So all that, and the fact that, like Cobra, this one of those stealth Christmas pictures, is why I finally watched the movie this year! Sadly, it’s a pretty bad picture! Sure, it’s got some appealing elements, but it’s poorly written, formulaic, and in general very badly directed! No wonder old Al Smithee ended up taking the credit, ha ha! The performances are okay, I guess, but Lynn Redgrave is almost too effective as the mother: she’s so horrible, so much like one of the alien people in They Live, that her last-minute transformation into a caring mother is not to be believed!
There’s not much else to say about it: at the end the family is all lovey again, Gleason is in chains, Morgan and the girl are a couple, and, in the most unlikely of events, the dad wins his election, even after being shown up to the world as a hopeless rube! Ha ha, I’m going to give Morgan Stewart’s Coming Home one Day of the Dead t-shirt!

Monday 7 December 2015

Burl reviews Ninja Assassin! (2009)

Ding bong wao, it’s Burl, here to review a ninja assassin movie by the title of, ha ha, Ninja Assassin! It’s a title that fits this picture perfectly, as it accurately and completely reflects the subject, the carbon-copy plot and the stolid, fingerprintless low-ambition manner in which it goes about its business! For me, this movie fits into a category I like to call I Can’t Believe I Watched The Whole Thing, and quite honestly tight now, as I write this, one day after having seen it, I can barely recall a thing about it!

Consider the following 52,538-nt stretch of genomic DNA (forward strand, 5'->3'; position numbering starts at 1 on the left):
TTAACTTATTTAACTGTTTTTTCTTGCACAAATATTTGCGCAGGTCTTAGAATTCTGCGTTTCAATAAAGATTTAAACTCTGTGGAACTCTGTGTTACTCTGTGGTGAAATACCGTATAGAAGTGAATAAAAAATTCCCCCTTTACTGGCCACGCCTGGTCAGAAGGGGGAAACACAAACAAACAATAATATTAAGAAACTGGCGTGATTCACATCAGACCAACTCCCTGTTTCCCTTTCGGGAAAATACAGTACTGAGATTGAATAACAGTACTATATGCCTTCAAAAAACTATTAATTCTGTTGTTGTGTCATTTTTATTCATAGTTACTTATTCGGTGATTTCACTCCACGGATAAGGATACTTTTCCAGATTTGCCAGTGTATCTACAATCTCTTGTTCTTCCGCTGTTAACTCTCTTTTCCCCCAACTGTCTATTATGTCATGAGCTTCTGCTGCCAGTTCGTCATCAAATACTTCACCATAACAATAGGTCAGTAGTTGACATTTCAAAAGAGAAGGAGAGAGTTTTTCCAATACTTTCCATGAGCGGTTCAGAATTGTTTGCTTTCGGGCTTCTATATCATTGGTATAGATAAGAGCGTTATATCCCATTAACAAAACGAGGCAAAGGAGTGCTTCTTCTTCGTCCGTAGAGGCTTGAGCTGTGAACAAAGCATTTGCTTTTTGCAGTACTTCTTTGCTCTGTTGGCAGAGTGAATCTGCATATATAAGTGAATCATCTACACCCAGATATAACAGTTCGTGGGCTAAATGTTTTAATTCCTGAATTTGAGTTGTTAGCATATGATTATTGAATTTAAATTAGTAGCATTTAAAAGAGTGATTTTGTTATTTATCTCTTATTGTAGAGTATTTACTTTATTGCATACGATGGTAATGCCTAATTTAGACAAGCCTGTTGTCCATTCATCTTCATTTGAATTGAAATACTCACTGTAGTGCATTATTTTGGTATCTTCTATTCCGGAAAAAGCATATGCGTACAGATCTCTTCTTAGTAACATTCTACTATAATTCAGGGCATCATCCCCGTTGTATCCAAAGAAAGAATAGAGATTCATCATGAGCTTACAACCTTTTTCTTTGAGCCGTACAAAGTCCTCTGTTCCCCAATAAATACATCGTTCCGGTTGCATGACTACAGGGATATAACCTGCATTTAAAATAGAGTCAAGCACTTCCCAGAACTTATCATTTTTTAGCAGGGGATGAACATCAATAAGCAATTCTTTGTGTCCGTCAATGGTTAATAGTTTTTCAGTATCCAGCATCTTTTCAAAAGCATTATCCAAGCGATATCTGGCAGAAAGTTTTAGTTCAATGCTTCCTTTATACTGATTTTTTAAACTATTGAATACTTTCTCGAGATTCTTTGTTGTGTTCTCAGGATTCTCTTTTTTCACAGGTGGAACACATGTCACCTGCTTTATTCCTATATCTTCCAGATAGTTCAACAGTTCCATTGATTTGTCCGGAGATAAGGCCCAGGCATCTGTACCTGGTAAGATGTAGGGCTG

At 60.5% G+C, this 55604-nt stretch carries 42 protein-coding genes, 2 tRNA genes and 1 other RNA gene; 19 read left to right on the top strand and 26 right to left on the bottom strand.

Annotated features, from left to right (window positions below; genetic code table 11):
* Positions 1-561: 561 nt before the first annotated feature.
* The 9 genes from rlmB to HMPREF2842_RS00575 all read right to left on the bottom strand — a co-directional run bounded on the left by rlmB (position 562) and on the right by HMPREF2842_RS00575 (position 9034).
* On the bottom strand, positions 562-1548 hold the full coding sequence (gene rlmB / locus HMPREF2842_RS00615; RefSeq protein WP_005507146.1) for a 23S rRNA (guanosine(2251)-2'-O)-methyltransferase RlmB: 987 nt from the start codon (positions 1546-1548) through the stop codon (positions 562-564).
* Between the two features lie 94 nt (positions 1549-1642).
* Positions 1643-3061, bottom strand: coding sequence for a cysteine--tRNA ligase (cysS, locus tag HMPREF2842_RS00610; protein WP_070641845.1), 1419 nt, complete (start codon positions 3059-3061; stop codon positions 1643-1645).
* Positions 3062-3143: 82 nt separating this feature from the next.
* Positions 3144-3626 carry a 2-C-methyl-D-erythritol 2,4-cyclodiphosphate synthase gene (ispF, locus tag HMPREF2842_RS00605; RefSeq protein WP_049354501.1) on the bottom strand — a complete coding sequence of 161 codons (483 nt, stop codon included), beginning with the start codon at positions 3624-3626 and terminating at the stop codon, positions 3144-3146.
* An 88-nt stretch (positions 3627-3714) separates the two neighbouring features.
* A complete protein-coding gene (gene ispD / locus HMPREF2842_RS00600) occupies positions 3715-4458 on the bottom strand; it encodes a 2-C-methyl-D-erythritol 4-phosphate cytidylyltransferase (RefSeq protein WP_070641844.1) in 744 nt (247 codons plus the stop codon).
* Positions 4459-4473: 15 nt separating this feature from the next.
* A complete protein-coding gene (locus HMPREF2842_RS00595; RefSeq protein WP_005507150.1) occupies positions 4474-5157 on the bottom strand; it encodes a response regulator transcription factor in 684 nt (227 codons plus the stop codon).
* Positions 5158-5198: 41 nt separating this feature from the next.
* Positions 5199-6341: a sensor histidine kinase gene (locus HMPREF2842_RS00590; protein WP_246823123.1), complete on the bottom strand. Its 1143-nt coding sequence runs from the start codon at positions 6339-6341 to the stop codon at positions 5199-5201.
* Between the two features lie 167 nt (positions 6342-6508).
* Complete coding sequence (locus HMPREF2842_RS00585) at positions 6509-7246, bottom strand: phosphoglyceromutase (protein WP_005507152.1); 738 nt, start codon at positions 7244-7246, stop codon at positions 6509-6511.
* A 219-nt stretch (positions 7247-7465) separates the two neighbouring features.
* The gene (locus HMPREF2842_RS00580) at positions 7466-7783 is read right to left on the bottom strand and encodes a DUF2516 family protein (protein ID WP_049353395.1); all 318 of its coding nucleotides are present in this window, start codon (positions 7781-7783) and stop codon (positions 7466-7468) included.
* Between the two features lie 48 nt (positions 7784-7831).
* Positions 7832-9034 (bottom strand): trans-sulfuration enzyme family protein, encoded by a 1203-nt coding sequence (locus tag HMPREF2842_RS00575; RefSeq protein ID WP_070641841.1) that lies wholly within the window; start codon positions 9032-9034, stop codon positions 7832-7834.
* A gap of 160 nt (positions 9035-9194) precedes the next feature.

The great splashes of lame CGI blood: that’s one thing I do remember, ha ha! I guess it’s this picture’s signature element, because that element sure isn’t the star, a Korean pop warbler named Rain! Ha ha, the gambit of using a striking-looking non-actor to play a role in which he’s required not to emote – Rain’s ninja training requires him to feel nothing, you see – works on paper, and occasionally on screen also, with the go-to example being Arnold in The Terminator! But Rain defeats even this simple calculation with his special brand of reverse-charisma! It must be a function of the cultural and language barriers, because on some level, in some way, he must be a compelling personality, or he wouldn’t be a big pop star anywhere, no matter what he looks like or how he can sing!
But imagine for a moment that you’re making a movie with Rain playing the lead! What do you do? Well, one idea is to pack the picture with as many flashbacks as possible, so that Rain’s character, Raizo, while still unquestionably the lead, is frequently played by actors other than, and superior to, Rain! Ha ha! So that’s just what they did here!
Organized chronologically instead of in pointless parallel, the film is about a young orphan raised in the harshest boarding school ever, where the students frequently go to bed without food, and with great oozing wounds or simply extreme pain! He is taught pitilessness and how to move among the shadows and how to toss throwing stars like a baby flinging Tic Tacs! His particular specialty appears to be a knife on a long, barbed chain, such as has been seen in Kill Bill and other films! (This weapon may never have existed in prop form, so consistently is it rendered as a computer graphic!)